Everything we know about French films, we learned from Eric Rohmer. At least for Japanese cinema lovers, that’s what it felt like, especially in the late 20th century.

Until his death at age of 89 in 2010, Eric Rohmer directed 53 films and every one of them is uniquely “Rohmer,” meaning that they embodied a romantic, elusive and ultimately indescribable notion of French culture that many Japanese found irresistible. Rohmer launched the Nouvelle Vague movement along with Francois Truffaut and Jean Luc Godard, and then quietly distanced himself from it. He also had a stint as the editor-in-chief of Cahier du Cinema in the early 1960s, and then stepped down.

Always passionate about films — and women — he worked on his own terms, creating works that inspired many in the business, including Richard Linklater and Quentin Tarantino.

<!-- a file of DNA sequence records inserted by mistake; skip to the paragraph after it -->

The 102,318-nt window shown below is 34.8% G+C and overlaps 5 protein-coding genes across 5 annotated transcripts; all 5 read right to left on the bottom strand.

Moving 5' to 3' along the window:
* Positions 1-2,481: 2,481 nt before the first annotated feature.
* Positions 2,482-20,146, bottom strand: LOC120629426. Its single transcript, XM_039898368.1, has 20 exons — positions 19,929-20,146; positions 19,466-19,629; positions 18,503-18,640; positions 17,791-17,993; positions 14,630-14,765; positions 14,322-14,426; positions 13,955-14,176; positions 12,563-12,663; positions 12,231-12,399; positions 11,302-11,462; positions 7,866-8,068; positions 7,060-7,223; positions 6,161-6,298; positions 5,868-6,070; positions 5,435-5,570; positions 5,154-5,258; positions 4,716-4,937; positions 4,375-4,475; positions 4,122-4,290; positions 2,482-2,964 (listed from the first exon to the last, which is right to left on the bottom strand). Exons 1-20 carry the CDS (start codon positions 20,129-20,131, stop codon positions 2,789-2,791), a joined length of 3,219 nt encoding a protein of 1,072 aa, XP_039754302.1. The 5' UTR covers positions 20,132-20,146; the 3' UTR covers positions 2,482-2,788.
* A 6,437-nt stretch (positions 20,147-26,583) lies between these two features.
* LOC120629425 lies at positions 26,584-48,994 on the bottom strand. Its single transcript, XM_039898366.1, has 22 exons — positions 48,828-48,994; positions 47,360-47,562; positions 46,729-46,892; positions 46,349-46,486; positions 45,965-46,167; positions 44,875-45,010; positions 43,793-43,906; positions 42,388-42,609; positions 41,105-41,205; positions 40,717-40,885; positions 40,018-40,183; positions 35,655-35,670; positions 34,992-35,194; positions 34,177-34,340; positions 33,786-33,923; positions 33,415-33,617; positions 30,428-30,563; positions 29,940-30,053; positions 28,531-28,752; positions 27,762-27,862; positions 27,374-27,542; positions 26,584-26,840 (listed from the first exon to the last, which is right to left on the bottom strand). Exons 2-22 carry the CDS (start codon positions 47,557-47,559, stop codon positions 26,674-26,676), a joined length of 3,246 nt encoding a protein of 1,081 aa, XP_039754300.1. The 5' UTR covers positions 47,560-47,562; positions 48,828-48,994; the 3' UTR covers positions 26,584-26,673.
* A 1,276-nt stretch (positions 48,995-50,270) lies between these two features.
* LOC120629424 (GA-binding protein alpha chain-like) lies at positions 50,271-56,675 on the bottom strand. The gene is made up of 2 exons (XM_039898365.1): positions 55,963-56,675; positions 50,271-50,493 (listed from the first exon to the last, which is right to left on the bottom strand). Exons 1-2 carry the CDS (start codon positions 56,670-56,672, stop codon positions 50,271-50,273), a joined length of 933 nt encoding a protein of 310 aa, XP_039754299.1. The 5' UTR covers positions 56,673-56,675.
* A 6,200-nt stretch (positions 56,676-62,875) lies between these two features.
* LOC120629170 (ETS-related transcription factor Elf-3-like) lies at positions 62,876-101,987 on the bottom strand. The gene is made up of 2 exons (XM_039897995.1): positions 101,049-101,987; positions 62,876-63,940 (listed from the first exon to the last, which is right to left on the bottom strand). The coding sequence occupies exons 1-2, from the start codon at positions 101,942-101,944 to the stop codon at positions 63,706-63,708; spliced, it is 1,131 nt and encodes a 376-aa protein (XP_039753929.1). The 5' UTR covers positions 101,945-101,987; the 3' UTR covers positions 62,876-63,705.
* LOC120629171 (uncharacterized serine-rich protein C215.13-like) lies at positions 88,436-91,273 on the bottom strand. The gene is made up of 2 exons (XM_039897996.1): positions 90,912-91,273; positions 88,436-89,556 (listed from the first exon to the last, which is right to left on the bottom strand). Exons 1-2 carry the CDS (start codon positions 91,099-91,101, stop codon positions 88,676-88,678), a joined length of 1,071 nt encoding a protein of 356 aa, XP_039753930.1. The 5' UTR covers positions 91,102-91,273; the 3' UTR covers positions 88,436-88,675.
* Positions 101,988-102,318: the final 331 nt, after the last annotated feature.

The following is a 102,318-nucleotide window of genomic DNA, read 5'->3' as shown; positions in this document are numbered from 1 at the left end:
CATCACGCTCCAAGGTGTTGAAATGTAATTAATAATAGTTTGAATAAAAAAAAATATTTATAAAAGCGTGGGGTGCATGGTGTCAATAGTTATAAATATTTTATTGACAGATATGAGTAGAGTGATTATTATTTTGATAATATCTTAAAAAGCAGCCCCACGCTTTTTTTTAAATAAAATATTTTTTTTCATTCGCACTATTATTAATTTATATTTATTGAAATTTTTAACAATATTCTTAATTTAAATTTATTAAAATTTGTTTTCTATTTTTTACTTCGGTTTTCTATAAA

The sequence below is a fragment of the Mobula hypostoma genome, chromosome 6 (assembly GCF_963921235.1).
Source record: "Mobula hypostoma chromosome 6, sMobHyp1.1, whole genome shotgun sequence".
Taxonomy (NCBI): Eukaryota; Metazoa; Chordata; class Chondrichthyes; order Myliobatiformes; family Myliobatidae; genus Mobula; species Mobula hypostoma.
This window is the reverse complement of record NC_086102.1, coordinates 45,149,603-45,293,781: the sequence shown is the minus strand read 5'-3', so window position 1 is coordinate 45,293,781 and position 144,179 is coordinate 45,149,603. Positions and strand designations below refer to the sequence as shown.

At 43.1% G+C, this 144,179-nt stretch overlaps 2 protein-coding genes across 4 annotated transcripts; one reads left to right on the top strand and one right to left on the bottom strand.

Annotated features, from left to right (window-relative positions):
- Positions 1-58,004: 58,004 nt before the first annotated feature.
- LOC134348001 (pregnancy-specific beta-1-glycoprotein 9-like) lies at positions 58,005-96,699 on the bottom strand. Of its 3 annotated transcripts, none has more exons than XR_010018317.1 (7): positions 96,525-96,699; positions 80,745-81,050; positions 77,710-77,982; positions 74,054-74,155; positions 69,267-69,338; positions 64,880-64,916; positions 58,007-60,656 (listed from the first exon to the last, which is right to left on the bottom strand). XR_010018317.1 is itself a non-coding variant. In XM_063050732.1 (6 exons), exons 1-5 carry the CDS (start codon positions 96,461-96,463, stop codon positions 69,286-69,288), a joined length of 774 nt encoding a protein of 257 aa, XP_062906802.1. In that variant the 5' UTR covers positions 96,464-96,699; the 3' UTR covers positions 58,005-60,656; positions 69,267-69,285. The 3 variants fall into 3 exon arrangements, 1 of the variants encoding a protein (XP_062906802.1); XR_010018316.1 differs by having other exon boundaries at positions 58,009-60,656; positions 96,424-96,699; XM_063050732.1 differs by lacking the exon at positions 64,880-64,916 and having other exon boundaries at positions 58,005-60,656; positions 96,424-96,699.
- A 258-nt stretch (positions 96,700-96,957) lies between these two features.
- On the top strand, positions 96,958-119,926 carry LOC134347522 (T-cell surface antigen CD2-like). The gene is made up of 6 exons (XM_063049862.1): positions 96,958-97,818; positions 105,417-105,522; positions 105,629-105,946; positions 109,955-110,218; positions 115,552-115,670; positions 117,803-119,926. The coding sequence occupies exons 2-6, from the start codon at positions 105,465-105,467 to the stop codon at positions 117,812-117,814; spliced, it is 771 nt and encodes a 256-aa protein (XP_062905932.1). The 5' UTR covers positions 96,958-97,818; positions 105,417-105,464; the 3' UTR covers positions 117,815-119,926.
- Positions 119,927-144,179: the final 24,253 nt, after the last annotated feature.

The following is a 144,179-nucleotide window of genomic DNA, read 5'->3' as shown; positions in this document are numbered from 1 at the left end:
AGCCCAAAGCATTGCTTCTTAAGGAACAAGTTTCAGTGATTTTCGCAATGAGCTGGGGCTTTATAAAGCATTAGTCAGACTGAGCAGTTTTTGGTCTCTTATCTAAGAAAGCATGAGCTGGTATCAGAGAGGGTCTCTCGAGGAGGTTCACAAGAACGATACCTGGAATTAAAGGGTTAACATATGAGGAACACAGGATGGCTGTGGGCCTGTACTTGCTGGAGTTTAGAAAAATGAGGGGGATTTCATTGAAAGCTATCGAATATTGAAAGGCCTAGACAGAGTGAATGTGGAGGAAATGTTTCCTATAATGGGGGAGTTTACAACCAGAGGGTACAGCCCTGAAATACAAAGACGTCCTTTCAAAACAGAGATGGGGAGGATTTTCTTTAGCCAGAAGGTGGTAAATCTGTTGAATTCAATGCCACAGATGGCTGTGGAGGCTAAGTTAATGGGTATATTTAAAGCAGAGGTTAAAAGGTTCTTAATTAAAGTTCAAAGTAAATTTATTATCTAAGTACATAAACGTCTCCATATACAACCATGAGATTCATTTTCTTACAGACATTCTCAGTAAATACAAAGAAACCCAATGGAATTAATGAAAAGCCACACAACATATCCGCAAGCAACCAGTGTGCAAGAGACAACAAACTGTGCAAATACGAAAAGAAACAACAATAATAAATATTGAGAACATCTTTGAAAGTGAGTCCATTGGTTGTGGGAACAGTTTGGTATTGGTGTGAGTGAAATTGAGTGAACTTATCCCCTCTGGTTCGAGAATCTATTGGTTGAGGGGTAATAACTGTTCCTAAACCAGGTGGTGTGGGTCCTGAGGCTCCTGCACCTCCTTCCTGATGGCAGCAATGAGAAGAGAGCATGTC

Now eight of Rohmer’s trademark titles have been digitally remastered and are currently playing until June 10 at Kadokawa Cinema in Yurakucho, Tokyo. “Claire’s Knee” (“Le genou de Claire,” 1970), “Pauline at the Beach” (“Pauline a la plage,” 1983) and “The Collector” (“La collectionneuse,” 1966) are in the line-up, and we get to see a bevy of French women converse, sip wine and philosophize about love in quintessential French Breton tees, incredible bikinis and linen dresses.

Francophiles, get ready to swoon.

The Eric Rohmer et se muses festival films will have Japanese subtitles only. For more details, visit bit.ly/rohmerfes

In line with COVID-19 guidelines, the government is strongly requesting that residents and visitors exercise caution if they choose to visit bars, restaurants, music venues and other public spaces.

In a time of both misinformation and too much information, quality journalism is more crucial than ever.
By subscribing, you can help us get the story right.